The Age of Adaline | Screen | Pittsburgh | Pittsburgh City Paper

The Age of Adaline

The film's tricky, bittersweet mix of time-shifting and romance is done in by a plodding earnestness

The Age of Adaline
Elevator or time machine? Michiel Huisman and Blake Lively

You've probably seen enough movies to know that living forever is kind of a bummer. Everything changes but you, and day-to-day becomes more of a chore than an exciting adventure. Plus, forget about getting to know other people — they just get old and die.

And so it is in The Age of Adaline, Lee Toland Krieger's somewhat magical romance about poor Adaline (Blake Lively), who, because of a freak accident in the 1920s, has been 29 years old for more than a century. She lives a quiet, mopey life in San Francisco, until a new suitor — the conveniently rich Ellis (Michiel Huisman) — makes her wish she could just grow old with him.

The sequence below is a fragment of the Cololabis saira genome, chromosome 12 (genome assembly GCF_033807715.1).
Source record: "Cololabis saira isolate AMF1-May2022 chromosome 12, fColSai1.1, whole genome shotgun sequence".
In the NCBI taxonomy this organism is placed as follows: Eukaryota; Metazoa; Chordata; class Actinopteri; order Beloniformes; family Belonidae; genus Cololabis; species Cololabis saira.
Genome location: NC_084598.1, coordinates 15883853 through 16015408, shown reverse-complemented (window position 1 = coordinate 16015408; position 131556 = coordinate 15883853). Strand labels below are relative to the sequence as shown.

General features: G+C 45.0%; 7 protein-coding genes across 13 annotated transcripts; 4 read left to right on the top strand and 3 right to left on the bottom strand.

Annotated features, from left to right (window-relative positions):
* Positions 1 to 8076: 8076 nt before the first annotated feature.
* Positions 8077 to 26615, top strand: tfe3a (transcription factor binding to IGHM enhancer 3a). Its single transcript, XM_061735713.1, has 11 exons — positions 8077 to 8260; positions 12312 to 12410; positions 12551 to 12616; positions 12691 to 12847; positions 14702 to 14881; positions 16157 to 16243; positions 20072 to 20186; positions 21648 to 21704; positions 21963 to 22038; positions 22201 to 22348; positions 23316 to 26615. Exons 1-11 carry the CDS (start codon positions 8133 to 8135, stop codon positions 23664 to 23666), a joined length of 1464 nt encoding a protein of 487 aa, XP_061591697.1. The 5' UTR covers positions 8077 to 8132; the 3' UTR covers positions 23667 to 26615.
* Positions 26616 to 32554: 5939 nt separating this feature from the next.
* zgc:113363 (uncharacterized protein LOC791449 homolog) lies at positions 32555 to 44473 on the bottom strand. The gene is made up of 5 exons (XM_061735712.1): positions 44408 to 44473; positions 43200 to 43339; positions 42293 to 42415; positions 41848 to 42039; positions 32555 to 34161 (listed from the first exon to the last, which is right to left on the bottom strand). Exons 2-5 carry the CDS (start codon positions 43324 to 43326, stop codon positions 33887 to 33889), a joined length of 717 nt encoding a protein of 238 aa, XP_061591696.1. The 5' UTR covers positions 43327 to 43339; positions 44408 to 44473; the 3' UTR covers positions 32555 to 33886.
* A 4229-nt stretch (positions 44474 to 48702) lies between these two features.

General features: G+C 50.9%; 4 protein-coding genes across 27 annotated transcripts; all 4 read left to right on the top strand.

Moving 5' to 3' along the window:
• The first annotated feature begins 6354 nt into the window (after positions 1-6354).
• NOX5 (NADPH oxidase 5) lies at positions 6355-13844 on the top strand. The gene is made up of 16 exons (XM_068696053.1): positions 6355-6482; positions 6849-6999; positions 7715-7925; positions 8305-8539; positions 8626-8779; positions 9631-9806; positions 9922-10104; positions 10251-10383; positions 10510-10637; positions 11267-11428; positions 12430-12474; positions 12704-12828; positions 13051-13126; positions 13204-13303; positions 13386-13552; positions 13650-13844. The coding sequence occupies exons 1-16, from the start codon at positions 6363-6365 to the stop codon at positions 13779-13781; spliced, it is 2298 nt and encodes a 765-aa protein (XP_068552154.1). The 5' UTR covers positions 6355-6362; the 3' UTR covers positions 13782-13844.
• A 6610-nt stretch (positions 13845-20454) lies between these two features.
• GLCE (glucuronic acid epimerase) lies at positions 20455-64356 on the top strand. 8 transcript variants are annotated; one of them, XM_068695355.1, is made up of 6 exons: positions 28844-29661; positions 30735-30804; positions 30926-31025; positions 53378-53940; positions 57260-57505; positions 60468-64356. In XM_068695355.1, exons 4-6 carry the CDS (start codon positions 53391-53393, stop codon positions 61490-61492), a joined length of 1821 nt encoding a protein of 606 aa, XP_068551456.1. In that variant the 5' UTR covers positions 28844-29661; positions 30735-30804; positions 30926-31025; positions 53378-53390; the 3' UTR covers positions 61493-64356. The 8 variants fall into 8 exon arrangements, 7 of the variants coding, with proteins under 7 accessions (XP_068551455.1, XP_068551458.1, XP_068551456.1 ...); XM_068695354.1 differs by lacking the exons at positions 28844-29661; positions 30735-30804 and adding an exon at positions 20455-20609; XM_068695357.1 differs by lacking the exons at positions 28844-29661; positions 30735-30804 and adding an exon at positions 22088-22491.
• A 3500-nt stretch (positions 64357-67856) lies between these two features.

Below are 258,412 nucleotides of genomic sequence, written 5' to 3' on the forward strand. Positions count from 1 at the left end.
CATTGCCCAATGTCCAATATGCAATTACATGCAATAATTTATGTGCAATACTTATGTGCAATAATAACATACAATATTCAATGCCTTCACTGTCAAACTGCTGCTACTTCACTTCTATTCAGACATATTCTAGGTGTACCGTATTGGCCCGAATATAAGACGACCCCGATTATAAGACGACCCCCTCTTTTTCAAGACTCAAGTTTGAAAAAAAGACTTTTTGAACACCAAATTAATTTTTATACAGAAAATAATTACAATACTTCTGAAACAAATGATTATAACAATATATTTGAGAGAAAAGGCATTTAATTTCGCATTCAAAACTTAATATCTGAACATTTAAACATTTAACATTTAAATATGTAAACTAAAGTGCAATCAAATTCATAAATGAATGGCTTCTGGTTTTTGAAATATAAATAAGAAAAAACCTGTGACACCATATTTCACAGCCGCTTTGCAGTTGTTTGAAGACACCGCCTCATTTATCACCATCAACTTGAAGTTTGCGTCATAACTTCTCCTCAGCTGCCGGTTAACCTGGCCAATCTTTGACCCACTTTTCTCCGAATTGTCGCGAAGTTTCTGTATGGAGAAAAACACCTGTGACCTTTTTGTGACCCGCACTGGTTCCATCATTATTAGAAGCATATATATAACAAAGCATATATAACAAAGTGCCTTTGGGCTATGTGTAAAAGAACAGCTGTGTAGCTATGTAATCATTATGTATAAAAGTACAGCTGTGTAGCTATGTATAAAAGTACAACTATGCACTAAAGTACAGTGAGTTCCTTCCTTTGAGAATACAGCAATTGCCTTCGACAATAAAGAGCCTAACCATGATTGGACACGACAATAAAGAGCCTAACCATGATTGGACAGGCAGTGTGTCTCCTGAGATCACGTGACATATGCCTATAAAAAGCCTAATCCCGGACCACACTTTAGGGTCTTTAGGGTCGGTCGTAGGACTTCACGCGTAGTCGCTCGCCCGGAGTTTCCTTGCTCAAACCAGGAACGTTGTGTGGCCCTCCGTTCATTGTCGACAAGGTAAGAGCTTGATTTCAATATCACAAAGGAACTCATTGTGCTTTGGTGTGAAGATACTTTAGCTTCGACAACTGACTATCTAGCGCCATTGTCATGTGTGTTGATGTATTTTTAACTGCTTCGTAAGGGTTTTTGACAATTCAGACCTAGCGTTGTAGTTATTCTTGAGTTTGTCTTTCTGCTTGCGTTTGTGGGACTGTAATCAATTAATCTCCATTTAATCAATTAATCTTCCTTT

Adaline broaches some thoughtful issues, but the tricky, bittersweet mix of time-shifting and romance is done in by a plodding earnestness. This old-fashioned approach doesn't mix well with the more fanciful leap of faith required to commit to this unreal situation.

Lively gives a pleasantly mannered performance meant to convey her lost-in-time-ness, marked by both assuredness and terror. But, she doesn't find an on-screen spark with Huisman, who's been winning ladies all over TV (Game of Thrones, Orphan Black, Nashville, Treme). Adaline's electric connection is with another man (portrayed by Harrison Ford), and it plunges the film into a new — and kinda squicky — time-bedeviled romance. Bring a calendar.